Two Friends spoke at the Hay Festival this year - scientist Jocelyn Bell Burnell and author Sally Nicholls
Two Quakers spoke at the Hay Festival last month: leading scientist Jocelyn Bell Burnell and novelist Sally Nicholls described how their Quaker faith has informed their lives and work.
Jocelyn Bell Burnell, professor of astrophysics at the University of Oxford, talked to journalist Rosie Boycott on 28 May about how her scientific discoveries sit with her Quakerism.
The Northern Irish scientist, who discovered pulsars in 1967, said that as a child her Quaker community was ‘very scared of science because it threatened the Bible’ but since ‘has changed shape to fit around the science’.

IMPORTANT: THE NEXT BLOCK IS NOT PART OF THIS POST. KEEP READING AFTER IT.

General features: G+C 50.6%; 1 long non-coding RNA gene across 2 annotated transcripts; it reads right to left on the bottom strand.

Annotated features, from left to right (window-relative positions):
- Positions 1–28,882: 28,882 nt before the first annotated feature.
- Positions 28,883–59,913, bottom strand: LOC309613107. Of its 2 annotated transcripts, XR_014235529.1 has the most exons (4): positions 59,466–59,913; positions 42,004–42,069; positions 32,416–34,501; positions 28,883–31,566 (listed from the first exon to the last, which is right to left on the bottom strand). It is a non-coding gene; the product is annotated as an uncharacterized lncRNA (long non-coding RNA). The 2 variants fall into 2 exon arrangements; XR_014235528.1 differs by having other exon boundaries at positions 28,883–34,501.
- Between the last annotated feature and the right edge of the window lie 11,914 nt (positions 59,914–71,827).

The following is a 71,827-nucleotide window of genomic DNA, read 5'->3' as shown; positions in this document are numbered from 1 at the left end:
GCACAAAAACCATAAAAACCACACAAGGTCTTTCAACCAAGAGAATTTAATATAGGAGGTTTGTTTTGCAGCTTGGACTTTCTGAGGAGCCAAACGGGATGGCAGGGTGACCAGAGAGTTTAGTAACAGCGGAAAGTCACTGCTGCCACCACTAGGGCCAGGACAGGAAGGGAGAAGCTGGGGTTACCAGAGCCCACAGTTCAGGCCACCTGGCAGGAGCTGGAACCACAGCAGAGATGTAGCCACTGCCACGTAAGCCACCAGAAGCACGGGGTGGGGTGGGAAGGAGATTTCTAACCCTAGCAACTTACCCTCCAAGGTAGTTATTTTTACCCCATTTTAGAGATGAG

Jocelyn Bell Burnell studied at the University of Glasgow and then at the University of Cambridge, on her PhD, where her work on pulsars contributed towards the award of a Nobel Prize for her supervisor, Antony Hewish, and the astronomer Martin Ryle. As a research student, she was not included in the prize, despite being the first to precisely record and analyse the pulsars.
The festival also featured talks by Sally Nicholls, whose book Things a Bright Girl Can Do tells the story of three young women’s fight for women’s suffrage.
Sally Nicholls, who grew up in a Quaker background in Stockton-on-Tees, spoke on 30 May with authors M A Bennett and Will Hill to Chelsey Pippin. She was also part of a pre-award panel of authors featuring on the Young Adult Book Prize 2018 shortlist.
Sally Nicholls previously told the Friend that she ‘took the decision’ to be a writer ‘to a Quaker Meeting’.
You need to login to read subscriber-only content and/or comment on articles.